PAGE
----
Author: William Wells Brown
Release Date: February 21, 2005 [EBook #15132]
Character set encoding: ASCII
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William W. Brown,
Written by himself.
—Is there not some
Some hidden thunder in the stores of heaven,
Red with uncommon wrath, to blast the man
Who gains his fortune from the blood of souls?
Published at the anti-slavery office,
No. 25 CORNHILL.
[Illustration: William W. Brown.]
Thirteen years ago, I came to your door, a weary fugitive from chains and stripes. I was a stranger, and you took me in. I was hungry, and you fed me. Naked was I, and you clothed me. Even a name by which to be known among men, slavery had denied me. You bestowed upon me your own. Base indeed should I be, if I ever forget what I owe to you, or do anything to disgrace that honored name!
As a slight testimony of my gratitude to my earliest benefactor, I take the liberty to inscribe to you this little Narrative of the sufferings from which I was fleeing when you had compassion upon me. In the multitude that you have succored, it is very possible that you may not remember me; but until I forget God and myself, I can never forget you.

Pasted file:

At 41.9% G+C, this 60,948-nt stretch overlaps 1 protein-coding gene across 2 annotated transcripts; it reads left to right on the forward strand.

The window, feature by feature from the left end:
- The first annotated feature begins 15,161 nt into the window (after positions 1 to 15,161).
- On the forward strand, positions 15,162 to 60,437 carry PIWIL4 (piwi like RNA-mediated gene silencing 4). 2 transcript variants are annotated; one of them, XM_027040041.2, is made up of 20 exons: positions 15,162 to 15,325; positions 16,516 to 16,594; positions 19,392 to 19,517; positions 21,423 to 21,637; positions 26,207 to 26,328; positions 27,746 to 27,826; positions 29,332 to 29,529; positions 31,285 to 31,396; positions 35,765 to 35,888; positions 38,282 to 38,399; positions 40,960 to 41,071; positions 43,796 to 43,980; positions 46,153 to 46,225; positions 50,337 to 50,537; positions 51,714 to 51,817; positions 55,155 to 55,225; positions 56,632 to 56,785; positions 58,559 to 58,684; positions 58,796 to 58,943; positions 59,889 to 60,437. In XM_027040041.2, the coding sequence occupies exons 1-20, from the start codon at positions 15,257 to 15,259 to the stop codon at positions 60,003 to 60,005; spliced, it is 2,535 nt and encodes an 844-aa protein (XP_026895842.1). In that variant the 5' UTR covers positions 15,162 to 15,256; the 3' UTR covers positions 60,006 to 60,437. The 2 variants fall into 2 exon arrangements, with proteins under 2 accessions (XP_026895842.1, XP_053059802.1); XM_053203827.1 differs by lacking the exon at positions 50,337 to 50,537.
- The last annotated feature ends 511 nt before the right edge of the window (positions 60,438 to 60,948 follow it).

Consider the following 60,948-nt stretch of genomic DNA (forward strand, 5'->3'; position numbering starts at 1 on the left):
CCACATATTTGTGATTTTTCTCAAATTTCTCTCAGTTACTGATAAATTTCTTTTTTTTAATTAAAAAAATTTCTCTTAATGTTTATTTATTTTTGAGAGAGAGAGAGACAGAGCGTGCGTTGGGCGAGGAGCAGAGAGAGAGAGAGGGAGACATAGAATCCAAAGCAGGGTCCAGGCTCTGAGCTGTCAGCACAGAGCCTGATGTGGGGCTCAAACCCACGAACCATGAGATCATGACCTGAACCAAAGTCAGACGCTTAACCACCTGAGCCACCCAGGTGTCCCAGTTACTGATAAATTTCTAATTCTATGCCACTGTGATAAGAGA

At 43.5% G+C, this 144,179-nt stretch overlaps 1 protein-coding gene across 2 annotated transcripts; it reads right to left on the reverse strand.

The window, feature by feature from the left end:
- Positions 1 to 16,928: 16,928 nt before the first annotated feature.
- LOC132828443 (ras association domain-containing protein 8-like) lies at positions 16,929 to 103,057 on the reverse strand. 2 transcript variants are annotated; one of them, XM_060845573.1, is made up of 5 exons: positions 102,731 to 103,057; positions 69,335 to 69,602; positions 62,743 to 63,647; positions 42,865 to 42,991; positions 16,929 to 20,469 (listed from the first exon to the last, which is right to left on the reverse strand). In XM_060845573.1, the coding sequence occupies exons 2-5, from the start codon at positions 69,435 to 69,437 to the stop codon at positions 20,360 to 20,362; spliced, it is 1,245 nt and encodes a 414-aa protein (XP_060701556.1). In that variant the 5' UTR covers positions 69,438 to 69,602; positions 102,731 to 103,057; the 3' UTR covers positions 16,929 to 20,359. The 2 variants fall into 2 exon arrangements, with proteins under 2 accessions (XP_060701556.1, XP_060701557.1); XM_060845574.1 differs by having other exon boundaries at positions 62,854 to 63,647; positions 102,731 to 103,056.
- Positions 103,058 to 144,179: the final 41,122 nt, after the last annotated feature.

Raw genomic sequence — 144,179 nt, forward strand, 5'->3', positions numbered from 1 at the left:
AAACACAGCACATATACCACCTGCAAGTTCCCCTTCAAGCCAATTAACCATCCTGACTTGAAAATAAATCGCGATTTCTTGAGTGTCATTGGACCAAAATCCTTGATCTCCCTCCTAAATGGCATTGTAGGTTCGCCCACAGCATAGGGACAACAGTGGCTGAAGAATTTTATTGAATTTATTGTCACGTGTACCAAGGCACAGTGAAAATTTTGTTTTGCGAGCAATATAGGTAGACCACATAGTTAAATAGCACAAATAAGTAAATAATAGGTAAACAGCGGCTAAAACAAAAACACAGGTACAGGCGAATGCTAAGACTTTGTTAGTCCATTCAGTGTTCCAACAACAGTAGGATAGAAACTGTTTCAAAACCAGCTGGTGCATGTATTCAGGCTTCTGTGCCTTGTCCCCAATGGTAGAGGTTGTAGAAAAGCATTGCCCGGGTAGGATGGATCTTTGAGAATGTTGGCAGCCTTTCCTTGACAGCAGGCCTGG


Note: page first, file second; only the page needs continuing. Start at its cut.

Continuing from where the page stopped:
Your grateful friend,
William Wells Brown.
Edmund Quincy, ESQ.
To William W. Brown.
My dear friend:—I heartily thank you for the privilege of reading the manuscript of your Narrative. I have read it with deep interest and strong emotion. I am much mistaken if it be not greatly successful and eminently useful. It presents a different phase of the infernal slave-system from that portrayed in the admirable story of Mr. Douglass, and gives us a glimpse of its hideous cruelties in other portions of its domain.